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MSI X99S Gaming 7 Motherboard Review

M.2 connector

We use Plextor‘s fast M6e 256GB M.2 SSD to test the speed of a motherboard’s M.2 connector. We reviewed the 512GB Plextor M6e (and its PCIe x2 adapter card) HERE. Unfortunately we do not have access to a PCIe 3.0-based SSD to fully test the M.2 connector’s performance limits.

Plextor-M_2
Plextor’s M6e M.2 SSD is able to run at its full speed through MSI’s Turbo M.2 connector.

SATA

For SATA 6Gb/s testing we use a Kingston HyperX 3K (SandForce SF-2281) SSD.

X99-SATA-1

SATA 6Gbps ports act as we would expect them to on MSI’s X99S Gaming 7. There should be no concerns about the X99-fed ports limiting the speed of a SATA 6Gbps SSD.

USB 3.0

We tested USB 3.0 performance using the Kingston HyperX 3K SSD connected to a SATA 6Gb/s to USB 3.0 adapter powered by an ASMedia ASM1053 controller.

USB 3

USB3-Intel USB-3-ASM1042AE USB-3-(VIA-VL805)

Intel’s X99 USB 3.0 ports are the fastest ones equipped on MSI’s X99S Gaming 7. Whether you’re using them through the front panel of a case or the rear of a motherboard, MSI’s X99 ports still aren’t as fast as their Z97 counterparts.

Second place on the X99S Gaming 7 goes to ASMedia’s ASM1042AE USB 3.0 ports. Using two lanes of PCIe 2.0 bandwidth, the ASMedia ports show an overall speed improvement over the VIA VL805-based quartet.

And on the topic of VIA’s VL805 host controller, with four USB 3.0 ports being fed by a single 5Gbps PCIe 2.0 lane, the transfer speeds will only decrease as more devices are connected and eating into that bandwidth.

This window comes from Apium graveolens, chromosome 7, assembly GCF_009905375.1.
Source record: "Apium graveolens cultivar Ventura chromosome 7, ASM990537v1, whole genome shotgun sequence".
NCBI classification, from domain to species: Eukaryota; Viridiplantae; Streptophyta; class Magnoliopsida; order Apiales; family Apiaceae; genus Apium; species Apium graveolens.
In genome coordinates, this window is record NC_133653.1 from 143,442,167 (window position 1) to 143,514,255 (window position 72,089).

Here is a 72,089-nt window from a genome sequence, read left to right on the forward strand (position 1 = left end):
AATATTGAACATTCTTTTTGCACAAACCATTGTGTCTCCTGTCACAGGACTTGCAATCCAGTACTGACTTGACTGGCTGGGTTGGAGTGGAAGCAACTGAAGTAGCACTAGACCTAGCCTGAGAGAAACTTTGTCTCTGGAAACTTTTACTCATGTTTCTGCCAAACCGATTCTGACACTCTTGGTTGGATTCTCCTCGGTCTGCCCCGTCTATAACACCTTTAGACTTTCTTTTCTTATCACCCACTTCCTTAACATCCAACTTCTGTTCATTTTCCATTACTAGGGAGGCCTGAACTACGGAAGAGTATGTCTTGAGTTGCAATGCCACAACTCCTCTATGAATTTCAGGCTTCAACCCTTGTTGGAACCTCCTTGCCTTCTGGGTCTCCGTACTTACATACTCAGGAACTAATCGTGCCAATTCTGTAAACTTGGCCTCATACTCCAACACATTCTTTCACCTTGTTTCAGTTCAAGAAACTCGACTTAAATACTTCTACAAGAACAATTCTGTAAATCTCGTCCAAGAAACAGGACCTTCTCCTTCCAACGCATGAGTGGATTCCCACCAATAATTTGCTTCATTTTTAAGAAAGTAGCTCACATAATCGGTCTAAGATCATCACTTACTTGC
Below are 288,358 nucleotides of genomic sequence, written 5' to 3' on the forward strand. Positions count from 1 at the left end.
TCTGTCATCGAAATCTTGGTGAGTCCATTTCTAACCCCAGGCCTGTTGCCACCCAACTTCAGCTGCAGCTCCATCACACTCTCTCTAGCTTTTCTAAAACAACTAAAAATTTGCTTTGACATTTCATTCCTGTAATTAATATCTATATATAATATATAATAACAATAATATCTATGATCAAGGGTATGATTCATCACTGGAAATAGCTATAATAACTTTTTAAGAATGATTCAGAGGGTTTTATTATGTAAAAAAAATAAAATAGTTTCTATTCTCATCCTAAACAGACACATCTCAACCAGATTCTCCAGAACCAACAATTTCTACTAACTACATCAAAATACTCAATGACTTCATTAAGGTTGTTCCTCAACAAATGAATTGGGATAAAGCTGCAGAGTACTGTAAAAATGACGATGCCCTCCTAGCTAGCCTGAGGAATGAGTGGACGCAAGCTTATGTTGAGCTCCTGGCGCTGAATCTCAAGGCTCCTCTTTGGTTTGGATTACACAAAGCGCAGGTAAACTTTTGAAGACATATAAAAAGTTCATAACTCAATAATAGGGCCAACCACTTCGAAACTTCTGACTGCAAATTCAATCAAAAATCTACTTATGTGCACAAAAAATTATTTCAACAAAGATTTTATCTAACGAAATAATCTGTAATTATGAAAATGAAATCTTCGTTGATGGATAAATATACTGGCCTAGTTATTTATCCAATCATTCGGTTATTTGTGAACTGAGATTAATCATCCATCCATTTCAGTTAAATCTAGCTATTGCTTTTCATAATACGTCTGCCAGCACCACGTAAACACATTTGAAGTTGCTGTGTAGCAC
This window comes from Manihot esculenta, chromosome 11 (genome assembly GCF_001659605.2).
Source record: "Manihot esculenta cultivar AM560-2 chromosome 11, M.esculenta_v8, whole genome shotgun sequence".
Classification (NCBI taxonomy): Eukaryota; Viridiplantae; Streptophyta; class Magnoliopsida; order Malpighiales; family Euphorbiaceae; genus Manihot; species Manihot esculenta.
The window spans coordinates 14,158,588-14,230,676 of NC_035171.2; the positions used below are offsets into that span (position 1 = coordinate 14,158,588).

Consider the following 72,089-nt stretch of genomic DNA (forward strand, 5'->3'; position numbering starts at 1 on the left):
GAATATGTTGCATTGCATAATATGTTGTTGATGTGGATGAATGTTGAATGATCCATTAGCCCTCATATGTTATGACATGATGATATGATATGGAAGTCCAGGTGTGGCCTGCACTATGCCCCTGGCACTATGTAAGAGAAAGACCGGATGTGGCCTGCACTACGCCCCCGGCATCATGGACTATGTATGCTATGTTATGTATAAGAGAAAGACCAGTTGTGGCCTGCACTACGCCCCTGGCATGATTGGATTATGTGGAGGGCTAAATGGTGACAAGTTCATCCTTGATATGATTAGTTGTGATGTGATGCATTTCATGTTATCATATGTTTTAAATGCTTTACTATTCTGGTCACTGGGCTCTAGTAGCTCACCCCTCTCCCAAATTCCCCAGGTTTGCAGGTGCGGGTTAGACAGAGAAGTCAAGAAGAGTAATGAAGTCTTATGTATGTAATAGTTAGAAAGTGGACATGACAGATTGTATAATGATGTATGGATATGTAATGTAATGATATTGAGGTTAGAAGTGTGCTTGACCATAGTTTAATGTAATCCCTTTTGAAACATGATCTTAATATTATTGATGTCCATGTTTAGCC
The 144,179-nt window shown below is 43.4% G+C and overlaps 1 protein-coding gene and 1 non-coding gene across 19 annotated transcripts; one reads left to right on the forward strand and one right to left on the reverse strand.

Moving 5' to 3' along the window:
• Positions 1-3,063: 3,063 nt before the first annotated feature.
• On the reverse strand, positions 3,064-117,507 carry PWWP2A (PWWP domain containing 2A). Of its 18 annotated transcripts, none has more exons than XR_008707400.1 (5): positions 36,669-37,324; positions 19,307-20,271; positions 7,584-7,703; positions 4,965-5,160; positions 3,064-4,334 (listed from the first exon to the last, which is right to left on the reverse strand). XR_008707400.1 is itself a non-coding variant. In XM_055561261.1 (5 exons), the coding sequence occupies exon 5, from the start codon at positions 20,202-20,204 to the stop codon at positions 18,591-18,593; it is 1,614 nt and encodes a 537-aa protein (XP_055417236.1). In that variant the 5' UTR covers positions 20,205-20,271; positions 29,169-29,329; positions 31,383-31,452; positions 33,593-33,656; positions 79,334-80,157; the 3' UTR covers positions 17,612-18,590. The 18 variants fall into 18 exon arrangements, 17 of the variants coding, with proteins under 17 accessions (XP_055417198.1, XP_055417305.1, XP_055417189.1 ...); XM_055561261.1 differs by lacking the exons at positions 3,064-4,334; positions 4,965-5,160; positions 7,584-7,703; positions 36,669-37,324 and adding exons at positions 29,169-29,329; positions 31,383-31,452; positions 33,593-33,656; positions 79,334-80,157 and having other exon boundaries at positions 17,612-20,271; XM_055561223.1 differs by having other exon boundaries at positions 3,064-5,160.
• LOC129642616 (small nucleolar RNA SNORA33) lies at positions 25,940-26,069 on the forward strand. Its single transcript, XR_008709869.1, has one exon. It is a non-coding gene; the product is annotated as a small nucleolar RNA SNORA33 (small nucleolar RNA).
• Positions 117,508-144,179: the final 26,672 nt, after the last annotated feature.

MSI does not offer support for UASP to Windows 7 users. While that clearly hurts its USB 3.0 ports’ transfer rates, it is unlikely to cause major concern for users such as gamers who are unlikely to regularly transfer large amounts of data.

Audio

We use RightMark Audio Analyzer (RMAA) to analyse the performance of the motherboard’s onboard audio solution. A sampling mode of 24-bit, 192 kHz was tested.

audio

Based around the Realtek ALC1150 and its 115 dB Signal-to-Noise Ratio (SNR), MSI’s Audio Boost 2 system also calls upon Nichicon power-smoothing capacitors and Texas Instruments’ OPA1652 amplifier. We know that the TI OPA1652 is perceived as a particularly potent operational amplifier, capable of driving high – up to 600 Ohm – headphones.

According the RMAA, MSI’s X99S Gaming 7 delivers ‘Very Good’ audio performance. The stereo crosstalk performance is particularly strong, which could be thanks to MSI’s shielding and signal segregation measures.

We tested both with and without the discrete audio power connected and found it to have no difference on our test results. The difference may come from using high-end headphones that demand high impedance levels.

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